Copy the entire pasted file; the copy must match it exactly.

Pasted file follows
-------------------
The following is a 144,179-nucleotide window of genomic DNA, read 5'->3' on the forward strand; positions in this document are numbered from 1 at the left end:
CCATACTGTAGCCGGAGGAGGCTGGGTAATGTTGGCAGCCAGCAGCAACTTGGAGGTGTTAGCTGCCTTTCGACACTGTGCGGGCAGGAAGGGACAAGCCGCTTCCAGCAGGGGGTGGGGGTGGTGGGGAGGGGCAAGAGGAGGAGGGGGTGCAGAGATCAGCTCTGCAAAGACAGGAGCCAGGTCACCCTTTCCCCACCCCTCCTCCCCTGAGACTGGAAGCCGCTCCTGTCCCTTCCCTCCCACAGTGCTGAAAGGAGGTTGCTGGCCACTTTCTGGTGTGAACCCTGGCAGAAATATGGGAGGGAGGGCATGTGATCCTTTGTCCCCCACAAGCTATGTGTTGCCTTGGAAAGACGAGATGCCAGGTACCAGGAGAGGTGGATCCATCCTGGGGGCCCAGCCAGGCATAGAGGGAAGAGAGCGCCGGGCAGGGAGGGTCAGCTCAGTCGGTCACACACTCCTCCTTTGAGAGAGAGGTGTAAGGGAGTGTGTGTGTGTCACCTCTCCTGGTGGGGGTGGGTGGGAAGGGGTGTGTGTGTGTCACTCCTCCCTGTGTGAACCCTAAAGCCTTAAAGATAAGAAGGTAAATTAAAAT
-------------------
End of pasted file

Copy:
The following is a 144,179-nucleotide window of genomic DNA, read 5'->3' on the forward strand; positions in this document are numbered from 1 at the left end:
CCATACTGTAGCCGGAGGAGGCTGGGTAATGTTGGCAGCCAGCAGCAACTTGGAGGTGTTAGCTGCCTTTCGACACTGTGCGGGCAGGAAGGGACAAGCCGCTTCCAGCAGGGGGTGGGGGTGGTGGGGAGGGGCAAGAGGAGGAGGGGGTGCAGAGATCAGCTCTGCAAAGACAGGAGCCAGGTCACCCTTTCCCCACCCCTCCTCCCCTGAGACTGGAAGCCGCTCCTGTCCCTTCCCTCCCACAGTGCTGAAAGGAGGTTGCTGGCCACTTTCTGGTGTGAACCCTGGCAGAAATATGGGAGGGAGGGCATGTGATCCTTTGTCCCCCACAAGCTATGTGTTGCCTTGGAAAGACGAGATGCCAGGTACCAGGAGAGGTGGATCCATCCTGGGGGCCCAGCCAGGCATAGAGGGAAGAGAGCGCCGGGCAGGGAGGGTCAGCTCAGTCGGTCACACACTCCTCCTTTGAGAGAGAGGTGTAAGGGAGTGTGTGTGTGTCACCTCTCCTGGTGGGGGTGGGTGGGAAGGGGTGTGTGTGTGTCACTCCTCCCTGTGTGAACCCTAAAGCCTTAAAGATAAGAAGGTAAATTAAAAT